Monday, September 28, 2009

Willow (Tonka)


Not all toys back in the 80's were winners. In fact if you were to ask me (and I'll concede that nobody has), Willow will go down in my book as the worst one ever produced.

More like miniatures without a game to call a home, the Willow figures were tiny plastic molds depicting characters from the movie. I don't know what possessed Lucasfilm to give Tonka the rights to produce such an awful toy line, but regardless of the reasoning, they did.

The toys were non posable, unmovable, and came permanently attached to a resin stand making them not even what I would consider to be an action figure. Like I said above, more like miniatures to a roleplaying game that never saw the light of day.

The series saw a total of 14 basic figures, three of which were variations of Willow himself (the third being a Nestle mail away exclusive). The series also included five horseback figures which were essentially a horse with a remolded character from the film. Like the basic figures, the horseback characters were unyielding plastic, leaving not much room to actually play with them, but rather simply as display pieces. But what kid wants to do that with their toys?

In addition to the single packed figures, Tonka released collector sets which each included two figures and one figure with a horse.  Two Hero packs, and one Evil pack have been found by collectors, while a second Evil pack has been noted on several other collectible sites, yet no photos seem to exist, and no physical set has been found on sites such as eBay for purchase.

Unlike the awful figures, the vehicles (if you could even call them that) which were released with the series had a little more going for them. The three vehicles were originally intended to be Sears exclusives, but somehow got released to retail stores across the U.S., much to the dislike of a disgruntle group of Sears C.E.O.'s. Oddly enough, since the series tanked hard, Sears never made a big stink about it. Probably because of the amount of money they stood to loose had they sold them exclusively.

A large version of the Eborsisk creature from the film was also released with the series. If you were to ask Lucasfilm, their representatives would swear up and down that this toy never hit shelves. This however would be a huge contradiction to the folk who have documented across websites that they do indeed have one, and that they have had it since their parents bought it for them from their local store. So somewhere, someone goofed.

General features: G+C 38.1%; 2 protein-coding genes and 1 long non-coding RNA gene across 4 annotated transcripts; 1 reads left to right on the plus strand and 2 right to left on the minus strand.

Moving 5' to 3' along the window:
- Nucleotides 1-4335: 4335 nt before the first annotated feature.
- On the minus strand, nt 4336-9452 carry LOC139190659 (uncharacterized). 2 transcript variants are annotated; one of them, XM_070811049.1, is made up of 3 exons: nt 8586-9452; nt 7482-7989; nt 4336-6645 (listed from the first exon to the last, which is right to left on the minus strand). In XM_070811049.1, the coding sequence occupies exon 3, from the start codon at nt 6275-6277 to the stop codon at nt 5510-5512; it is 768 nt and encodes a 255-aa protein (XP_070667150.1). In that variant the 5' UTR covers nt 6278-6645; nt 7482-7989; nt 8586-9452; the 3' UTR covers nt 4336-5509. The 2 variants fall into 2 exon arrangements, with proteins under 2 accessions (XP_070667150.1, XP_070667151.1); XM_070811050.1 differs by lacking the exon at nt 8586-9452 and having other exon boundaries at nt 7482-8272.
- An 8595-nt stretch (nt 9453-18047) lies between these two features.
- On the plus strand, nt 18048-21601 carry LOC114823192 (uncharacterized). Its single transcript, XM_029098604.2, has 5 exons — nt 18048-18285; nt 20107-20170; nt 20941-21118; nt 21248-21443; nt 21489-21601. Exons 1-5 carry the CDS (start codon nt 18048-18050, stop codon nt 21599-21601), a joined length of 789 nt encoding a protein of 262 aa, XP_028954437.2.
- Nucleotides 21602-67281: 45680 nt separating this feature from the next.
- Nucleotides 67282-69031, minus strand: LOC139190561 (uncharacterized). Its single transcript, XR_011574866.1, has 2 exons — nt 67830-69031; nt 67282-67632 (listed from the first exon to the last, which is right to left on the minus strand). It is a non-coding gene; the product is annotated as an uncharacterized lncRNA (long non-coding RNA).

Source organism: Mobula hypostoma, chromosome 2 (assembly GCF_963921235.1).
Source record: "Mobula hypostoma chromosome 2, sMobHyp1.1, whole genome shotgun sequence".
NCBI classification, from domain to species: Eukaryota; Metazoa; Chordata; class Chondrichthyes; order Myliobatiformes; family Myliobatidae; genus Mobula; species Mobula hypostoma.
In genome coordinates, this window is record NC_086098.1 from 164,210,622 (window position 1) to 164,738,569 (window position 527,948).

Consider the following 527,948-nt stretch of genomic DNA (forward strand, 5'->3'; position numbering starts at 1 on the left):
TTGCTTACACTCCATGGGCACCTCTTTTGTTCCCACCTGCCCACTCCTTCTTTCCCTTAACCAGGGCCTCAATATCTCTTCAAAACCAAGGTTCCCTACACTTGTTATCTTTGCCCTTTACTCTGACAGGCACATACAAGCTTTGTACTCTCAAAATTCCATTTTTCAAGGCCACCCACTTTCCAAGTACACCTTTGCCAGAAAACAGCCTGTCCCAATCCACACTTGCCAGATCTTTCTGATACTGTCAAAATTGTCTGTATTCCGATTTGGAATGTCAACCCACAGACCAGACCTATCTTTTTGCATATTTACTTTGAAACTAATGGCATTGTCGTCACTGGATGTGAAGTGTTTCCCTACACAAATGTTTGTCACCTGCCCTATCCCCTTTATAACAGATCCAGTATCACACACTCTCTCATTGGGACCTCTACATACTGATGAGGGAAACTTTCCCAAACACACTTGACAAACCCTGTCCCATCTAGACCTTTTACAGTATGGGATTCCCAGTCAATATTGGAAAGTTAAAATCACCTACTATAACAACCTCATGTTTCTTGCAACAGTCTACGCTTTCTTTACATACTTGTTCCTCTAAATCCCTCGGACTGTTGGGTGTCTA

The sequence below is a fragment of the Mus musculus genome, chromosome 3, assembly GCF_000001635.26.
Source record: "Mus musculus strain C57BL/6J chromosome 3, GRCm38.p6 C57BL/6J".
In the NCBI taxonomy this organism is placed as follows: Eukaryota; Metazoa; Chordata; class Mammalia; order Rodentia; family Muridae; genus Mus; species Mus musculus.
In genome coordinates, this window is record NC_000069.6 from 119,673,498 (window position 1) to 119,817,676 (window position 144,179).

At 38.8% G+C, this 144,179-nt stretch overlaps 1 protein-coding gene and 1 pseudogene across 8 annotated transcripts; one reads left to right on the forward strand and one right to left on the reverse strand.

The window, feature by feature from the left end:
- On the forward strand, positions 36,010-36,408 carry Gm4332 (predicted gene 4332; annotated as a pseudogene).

Probably the saddest thing about the Willow action figure line is that unlike the toys themselves, the cards were really cool. I'm talking one fine piece of eye candy. They had wonderful photos of the characters from the movie on the back, and each back also had an in depth blurb about the individual. The fronts of each card varied in color depending on whether or not the character was a good guy or bad guy. The tag line on the front of the package read, "The Magic Lies Within".

Within what? Certainly not inside the plastic with these terrible toys!

Sorry about that. I get a little sensitive sometimes.

Though the series was short lived, Willow fans across the world still look for the missing pieces to their collection. It may have been one of the 80's worst toy lines, but it's still managed to make it's way into several collector's homes where it remains a cherished part of their collection.

In 2004 Warwick Davis created a limited hand numbered and signed edition (literally - he paid for it out of his own pocket) of the Willow Figure. This figure was only available via Coolwaters Productions' website, and was limited to only 300 pieces.

Check back next time when we take a look at another good or bad toy line from the 80's.

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  1. I saw the eborsisk on the shelves- I'm positive. Always regretted not picking that thing up! You have a killer blog my friend!

  2. Thanks for the info, love the movie but can't remember the toy line. Lovely cardbacks!


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